In addition, the name “home worker” is a bit misleading. The place where the home worker performs their job does not have to qualify for the home office deduction in IRS code Section 280A (the typical definition of a home worker).
In fact, the statutory employee doesn’t even have to perform the service at their home. It is really only necessary for the employee to perform the service away from your business to be classified as a home worker.
Another example of a statutory employee is a full-time traveling salesperson (or city salesperson) who acts as your representative and turns in orders to your business from:
Similar to the insurance salesperson, you cannot classify a traveling salesperson as a statutory employee if they solicit the majority of their orders for a business other than yours.
Statutory Employee Management Tips
1) Talk To A Tax Professional
Regardless of whether you classify your team members as full employees, statutory employees, or independent contractors, it’s essential that you talk to a tax professional who is well-versed in the type of business you run.
There are many ins and outs to the U.S. Tax Code, and you want to make sure your business is always on the right side of said laws.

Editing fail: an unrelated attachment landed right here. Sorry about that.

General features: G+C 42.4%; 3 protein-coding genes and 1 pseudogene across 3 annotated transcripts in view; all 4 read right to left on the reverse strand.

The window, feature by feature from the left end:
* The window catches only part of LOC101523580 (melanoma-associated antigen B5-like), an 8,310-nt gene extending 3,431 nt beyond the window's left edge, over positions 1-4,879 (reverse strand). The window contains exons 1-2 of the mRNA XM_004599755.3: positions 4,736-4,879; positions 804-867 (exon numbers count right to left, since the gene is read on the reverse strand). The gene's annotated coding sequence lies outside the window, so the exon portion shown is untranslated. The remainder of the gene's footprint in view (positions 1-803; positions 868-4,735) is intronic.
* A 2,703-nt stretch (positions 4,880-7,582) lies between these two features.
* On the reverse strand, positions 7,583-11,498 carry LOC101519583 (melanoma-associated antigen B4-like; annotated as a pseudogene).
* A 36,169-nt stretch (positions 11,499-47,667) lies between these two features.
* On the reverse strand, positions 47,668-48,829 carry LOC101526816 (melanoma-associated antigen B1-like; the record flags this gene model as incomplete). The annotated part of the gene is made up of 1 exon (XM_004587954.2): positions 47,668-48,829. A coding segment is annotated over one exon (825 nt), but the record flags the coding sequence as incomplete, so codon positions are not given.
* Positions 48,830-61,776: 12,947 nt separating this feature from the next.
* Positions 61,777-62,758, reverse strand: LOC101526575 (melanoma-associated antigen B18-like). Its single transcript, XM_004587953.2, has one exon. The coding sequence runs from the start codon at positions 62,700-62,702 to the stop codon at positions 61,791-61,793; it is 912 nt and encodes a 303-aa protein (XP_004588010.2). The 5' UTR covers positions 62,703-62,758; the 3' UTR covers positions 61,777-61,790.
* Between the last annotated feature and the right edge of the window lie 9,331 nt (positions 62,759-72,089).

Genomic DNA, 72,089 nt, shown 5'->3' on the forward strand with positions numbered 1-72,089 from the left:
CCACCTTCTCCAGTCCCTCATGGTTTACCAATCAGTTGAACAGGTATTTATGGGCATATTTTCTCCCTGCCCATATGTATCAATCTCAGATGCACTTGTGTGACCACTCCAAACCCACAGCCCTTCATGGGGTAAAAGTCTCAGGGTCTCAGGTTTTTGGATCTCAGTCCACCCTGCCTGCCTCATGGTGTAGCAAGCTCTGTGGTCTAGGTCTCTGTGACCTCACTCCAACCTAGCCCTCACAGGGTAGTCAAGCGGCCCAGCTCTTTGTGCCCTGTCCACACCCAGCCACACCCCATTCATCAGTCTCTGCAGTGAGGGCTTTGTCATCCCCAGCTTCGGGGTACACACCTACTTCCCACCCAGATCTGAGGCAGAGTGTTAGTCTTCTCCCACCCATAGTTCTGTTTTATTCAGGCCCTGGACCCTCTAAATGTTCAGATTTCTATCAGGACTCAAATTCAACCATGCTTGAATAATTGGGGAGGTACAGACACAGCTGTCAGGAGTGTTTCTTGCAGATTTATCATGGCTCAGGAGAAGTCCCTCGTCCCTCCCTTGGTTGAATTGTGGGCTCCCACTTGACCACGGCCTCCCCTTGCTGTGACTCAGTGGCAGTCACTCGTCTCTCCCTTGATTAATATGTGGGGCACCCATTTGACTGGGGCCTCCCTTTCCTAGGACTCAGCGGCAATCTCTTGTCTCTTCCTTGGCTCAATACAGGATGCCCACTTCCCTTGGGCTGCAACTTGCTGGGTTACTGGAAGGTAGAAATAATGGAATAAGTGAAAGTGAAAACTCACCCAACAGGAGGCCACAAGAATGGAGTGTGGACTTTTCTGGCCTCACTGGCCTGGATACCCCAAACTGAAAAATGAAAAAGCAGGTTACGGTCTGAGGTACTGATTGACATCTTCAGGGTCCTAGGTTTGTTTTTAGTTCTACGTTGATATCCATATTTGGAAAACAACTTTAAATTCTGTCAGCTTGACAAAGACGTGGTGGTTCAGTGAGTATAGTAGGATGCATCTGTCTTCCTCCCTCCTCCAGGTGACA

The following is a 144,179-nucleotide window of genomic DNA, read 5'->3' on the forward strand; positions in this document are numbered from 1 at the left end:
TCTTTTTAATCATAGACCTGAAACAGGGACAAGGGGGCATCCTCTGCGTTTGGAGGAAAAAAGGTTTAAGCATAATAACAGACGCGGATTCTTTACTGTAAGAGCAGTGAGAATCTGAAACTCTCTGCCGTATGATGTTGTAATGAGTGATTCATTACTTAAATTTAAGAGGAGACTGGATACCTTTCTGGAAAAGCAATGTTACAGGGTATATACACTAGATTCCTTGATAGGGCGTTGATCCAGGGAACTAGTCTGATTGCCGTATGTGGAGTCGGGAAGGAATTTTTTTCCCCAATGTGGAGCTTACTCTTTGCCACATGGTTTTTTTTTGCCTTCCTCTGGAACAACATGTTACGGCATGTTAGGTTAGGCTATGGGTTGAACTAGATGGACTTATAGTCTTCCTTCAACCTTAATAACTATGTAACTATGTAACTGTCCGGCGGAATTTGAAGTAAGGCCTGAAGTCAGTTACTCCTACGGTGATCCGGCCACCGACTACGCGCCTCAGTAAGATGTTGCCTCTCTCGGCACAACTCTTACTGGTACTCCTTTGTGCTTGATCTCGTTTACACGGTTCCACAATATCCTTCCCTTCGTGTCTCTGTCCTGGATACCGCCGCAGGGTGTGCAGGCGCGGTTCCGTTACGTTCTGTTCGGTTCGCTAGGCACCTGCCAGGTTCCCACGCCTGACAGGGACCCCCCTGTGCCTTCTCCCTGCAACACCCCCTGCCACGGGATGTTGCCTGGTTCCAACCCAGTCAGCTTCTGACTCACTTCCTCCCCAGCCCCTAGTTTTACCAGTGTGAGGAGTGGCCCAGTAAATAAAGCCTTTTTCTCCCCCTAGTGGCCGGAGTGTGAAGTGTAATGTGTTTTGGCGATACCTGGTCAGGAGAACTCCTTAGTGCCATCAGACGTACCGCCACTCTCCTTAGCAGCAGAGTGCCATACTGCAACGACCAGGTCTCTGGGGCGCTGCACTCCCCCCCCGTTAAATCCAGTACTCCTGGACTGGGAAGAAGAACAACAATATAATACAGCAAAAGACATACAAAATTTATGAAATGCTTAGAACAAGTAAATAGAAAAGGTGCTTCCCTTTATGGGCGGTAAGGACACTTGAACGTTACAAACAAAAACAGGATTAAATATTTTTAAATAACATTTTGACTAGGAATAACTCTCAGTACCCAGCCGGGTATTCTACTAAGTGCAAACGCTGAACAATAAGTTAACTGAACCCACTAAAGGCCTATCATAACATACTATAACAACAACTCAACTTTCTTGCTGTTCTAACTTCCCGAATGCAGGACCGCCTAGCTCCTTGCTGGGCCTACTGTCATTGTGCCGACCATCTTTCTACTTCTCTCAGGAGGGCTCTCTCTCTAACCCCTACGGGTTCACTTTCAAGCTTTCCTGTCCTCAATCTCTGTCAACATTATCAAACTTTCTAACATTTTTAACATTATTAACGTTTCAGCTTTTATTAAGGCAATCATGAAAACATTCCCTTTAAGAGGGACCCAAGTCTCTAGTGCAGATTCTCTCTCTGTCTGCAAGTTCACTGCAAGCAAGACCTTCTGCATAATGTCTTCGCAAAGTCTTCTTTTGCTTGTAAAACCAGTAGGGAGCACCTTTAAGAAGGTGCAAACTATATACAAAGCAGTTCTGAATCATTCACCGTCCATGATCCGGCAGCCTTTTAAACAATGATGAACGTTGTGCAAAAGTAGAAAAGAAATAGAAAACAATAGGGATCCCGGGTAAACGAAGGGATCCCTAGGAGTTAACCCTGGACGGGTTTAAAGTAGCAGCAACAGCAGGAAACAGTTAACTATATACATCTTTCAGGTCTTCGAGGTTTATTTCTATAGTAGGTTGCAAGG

A second option is to outsource your payroll operations to a third-party service. They will know how to handle even the most complicated withholding schedule so you don’t have to worry about it.
2) Provide A Contract
When hiring a statutory employee, always provide a contract that details their employment status along with the type of employee/employer relationship they are entering into.
A clear contract helps delineate the responsibilities that you have, as well as the responsibilities that they have.
If you don’t have experience drawing up contracts, consider consulting a lawyer who is experienced with businesses in your niche.
3) Determine How You Will Pay Them
Determine how you will pay a statutory employee before you hire them.
For example, if you employ a statutory employee as a salesperson in your retail business, you may choose to pay them with commission on every sale.
Alternatively, you may choose to pay them for each piece they sell or produce (depending on the type of retail business you run).
4) Withhold The Right Amount Of Taxes
In the eyes of the IRS, a statutory employee is a unique hybrid of the full employee and the independent contractor. As such, your business will pay a portion of their Social Security and Medicare taxes while they pay the difference.
The goal throughout the year is to withhold enough — and make regular estimated payments — so that you won’t owe the IRS anything come tax time.